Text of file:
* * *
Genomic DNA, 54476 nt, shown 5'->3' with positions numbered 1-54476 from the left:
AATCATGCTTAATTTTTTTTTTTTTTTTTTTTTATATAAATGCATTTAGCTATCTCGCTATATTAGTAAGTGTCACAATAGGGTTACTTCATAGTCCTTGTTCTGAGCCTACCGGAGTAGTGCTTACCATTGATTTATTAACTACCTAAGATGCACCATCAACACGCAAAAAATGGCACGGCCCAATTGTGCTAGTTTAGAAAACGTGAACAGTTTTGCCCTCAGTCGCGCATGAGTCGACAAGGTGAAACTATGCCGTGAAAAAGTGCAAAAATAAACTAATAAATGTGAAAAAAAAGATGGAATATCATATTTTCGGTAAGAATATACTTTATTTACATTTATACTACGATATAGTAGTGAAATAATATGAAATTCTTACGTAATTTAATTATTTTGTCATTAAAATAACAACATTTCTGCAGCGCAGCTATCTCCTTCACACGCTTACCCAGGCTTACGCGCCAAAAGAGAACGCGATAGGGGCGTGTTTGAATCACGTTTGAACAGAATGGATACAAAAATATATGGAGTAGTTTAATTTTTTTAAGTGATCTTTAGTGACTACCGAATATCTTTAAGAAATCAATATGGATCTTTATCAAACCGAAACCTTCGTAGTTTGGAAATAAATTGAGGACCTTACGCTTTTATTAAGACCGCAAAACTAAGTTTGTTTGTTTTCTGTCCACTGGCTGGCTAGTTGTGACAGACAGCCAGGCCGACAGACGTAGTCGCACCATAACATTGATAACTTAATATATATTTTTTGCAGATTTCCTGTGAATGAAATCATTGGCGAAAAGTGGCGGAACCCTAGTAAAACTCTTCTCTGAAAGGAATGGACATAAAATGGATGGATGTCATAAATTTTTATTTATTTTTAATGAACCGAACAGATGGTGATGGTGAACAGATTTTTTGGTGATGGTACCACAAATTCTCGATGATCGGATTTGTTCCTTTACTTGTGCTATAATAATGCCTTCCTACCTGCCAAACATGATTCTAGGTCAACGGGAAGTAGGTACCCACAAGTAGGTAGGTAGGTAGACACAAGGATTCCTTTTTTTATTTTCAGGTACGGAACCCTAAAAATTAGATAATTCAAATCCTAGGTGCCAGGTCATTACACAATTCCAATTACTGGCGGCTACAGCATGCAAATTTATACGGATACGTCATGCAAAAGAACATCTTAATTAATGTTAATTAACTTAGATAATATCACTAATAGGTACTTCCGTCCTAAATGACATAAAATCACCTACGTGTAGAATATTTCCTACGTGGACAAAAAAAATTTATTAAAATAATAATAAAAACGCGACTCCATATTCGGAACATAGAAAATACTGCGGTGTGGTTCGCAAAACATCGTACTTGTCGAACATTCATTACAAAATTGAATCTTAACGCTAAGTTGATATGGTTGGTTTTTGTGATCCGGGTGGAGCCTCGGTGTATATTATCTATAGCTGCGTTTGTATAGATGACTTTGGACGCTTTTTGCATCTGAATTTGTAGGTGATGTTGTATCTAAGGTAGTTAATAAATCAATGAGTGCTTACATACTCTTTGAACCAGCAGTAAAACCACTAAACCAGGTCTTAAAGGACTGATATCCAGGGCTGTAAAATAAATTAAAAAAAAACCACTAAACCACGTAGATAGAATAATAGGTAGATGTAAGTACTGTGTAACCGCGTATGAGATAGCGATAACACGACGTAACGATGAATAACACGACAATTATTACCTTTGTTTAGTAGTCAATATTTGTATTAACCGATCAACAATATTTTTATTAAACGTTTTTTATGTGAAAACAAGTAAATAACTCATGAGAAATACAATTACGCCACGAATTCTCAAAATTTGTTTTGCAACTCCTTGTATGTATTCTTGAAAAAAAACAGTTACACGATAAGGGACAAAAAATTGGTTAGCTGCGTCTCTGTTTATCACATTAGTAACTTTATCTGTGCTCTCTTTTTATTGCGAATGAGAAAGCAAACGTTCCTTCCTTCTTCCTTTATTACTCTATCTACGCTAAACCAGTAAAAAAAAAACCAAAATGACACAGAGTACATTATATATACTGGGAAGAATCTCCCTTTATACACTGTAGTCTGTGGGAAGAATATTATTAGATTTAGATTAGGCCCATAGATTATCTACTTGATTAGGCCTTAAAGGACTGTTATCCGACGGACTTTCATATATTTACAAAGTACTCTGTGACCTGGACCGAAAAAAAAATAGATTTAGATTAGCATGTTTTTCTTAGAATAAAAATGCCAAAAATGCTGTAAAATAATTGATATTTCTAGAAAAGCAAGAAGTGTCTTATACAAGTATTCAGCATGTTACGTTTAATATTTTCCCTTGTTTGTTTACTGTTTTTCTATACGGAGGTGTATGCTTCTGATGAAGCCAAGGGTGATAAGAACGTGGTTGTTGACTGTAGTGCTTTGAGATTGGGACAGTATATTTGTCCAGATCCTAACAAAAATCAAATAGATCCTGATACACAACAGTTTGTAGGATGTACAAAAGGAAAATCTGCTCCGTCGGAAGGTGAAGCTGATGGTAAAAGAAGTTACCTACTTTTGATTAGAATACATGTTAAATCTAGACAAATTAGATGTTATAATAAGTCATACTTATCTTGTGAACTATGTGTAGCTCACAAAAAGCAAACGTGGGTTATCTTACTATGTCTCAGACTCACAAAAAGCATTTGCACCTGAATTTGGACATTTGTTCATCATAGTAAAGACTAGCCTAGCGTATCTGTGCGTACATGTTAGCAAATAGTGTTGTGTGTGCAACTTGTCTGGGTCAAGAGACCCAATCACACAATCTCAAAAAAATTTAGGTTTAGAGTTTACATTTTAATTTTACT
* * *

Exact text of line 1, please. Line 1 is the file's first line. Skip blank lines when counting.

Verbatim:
Genomic DNA, 54476 nt, shown 5'->3' with positions numbered 1-54476 from the left: